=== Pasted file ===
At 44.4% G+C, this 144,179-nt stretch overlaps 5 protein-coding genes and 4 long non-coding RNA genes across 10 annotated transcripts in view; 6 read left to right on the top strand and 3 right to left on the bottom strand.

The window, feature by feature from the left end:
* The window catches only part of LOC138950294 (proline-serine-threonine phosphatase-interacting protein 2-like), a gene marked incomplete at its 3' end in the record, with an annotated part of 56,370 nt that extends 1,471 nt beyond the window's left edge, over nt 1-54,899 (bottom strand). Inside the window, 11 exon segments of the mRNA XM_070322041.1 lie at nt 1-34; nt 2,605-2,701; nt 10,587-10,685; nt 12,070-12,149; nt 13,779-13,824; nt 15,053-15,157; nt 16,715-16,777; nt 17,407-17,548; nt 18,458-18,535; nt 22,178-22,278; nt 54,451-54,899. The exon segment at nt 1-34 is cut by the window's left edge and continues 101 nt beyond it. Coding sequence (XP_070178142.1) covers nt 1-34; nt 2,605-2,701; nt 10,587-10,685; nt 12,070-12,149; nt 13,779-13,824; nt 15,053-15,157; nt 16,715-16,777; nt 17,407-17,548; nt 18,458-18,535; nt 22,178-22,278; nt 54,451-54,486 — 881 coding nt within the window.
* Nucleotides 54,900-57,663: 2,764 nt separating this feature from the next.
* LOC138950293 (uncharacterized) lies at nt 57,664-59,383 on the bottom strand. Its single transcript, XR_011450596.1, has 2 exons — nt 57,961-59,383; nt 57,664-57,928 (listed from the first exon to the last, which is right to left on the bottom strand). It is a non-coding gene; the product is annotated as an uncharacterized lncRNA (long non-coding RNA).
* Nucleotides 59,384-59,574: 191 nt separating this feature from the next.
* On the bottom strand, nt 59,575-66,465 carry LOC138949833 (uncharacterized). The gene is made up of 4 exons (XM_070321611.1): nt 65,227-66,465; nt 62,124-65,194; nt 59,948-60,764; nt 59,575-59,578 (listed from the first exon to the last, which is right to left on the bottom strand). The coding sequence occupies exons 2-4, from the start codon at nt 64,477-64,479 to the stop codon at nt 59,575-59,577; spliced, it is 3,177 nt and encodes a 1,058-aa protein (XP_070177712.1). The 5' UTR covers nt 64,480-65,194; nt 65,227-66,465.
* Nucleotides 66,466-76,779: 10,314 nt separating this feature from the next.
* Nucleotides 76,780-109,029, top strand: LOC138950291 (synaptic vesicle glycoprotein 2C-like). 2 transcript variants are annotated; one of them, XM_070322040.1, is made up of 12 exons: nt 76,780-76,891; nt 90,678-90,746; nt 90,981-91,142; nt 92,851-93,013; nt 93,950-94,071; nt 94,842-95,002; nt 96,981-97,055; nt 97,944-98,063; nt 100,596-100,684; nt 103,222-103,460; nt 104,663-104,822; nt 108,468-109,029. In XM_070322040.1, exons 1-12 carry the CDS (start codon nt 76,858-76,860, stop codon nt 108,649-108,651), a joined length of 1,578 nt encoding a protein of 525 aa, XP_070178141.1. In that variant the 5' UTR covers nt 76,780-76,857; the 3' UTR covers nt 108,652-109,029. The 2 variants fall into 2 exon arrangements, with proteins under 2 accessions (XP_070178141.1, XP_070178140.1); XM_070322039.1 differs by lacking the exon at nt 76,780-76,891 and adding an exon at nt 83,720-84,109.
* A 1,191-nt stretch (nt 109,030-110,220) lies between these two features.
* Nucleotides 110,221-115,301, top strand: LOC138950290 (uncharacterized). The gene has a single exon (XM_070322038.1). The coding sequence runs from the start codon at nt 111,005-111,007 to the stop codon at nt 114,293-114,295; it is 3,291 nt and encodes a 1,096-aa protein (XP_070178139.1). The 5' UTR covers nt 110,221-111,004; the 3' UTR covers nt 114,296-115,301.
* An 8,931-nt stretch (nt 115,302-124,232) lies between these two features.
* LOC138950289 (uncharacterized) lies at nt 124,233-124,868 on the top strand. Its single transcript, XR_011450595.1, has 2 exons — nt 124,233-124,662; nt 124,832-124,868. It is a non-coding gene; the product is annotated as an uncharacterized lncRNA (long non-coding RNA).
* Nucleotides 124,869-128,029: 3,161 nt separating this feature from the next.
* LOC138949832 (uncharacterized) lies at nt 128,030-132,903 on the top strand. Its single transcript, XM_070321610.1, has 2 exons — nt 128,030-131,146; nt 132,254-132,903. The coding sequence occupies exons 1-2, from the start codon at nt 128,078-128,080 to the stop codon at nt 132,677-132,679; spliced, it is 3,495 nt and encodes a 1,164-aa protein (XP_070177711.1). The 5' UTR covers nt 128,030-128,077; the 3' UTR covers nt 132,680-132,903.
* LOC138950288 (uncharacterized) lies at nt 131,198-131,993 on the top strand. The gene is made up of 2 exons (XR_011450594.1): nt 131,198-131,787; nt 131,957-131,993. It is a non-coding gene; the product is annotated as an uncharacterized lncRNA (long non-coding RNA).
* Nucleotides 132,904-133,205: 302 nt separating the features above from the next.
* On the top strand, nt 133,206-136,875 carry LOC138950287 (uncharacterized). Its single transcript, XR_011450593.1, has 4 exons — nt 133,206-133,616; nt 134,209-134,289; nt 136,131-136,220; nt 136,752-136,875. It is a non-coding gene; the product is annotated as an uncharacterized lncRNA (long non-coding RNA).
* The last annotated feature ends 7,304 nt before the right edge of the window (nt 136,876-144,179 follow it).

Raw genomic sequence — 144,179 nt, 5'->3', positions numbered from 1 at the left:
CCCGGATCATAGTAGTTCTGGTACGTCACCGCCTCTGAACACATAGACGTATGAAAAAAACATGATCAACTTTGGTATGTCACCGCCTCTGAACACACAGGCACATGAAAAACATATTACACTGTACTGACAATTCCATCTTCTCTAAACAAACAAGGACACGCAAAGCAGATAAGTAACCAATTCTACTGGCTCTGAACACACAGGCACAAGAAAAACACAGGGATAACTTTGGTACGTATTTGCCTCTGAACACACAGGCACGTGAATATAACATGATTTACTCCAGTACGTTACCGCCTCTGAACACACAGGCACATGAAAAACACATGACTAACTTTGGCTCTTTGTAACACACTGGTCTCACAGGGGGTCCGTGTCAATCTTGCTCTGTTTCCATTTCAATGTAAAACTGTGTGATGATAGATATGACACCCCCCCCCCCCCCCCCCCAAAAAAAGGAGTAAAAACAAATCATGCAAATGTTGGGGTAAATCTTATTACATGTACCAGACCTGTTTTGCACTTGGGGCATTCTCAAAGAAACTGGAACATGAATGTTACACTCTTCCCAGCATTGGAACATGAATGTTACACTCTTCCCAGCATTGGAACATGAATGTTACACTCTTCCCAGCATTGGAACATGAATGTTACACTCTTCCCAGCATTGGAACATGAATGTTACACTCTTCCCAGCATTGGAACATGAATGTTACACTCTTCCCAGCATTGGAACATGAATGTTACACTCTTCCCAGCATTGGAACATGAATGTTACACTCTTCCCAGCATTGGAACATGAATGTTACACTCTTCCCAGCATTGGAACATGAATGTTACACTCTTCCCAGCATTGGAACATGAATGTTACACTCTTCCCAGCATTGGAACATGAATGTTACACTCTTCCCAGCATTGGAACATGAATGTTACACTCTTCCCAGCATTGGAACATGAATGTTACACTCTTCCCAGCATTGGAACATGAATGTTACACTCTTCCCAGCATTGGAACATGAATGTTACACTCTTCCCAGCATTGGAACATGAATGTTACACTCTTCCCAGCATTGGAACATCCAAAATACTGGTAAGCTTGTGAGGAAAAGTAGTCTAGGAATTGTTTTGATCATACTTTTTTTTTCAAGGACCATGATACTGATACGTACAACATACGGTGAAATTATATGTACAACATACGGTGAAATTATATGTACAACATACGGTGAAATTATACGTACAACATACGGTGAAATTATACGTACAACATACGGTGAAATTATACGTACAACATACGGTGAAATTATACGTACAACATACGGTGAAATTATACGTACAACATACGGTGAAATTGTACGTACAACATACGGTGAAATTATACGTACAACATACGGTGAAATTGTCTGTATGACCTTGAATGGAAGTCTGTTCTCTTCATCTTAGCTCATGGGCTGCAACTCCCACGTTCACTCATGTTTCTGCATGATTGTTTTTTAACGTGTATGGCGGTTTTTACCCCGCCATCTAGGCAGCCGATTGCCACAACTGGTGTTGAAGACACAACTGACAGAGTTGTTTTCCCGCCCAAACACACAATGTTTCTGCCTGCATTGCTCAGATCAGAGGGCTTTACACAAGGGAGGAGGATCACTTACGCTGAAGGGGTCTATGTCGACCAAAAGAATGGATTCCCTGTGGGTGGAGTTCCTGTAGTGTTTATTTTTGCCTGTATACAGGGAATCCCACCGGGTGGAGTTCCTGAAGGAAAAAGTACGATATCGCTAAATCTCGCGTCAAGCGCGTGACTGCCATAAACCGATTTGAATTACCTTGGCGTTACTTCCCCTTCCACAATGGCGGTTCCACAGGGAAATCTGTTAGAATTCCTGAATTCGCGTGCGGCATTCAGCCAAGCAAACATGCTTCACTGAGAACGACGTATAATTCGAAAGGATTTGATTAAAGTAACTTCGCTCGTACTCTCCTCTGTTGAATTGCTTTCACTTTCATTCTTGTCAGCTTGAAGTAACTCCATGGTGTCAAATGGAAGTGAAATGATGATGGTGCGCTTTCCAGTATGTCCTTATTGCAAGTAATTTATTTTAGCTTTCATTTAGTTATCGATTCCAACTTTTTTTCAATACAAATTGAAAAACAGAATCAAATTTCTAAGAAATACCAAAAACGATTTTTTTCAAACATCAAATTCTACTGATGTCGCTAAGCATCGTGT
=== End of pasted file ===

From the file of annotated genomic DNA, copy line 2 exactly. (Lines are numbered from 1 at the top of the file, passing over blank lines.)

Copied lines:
The window, feature by feature from the left end: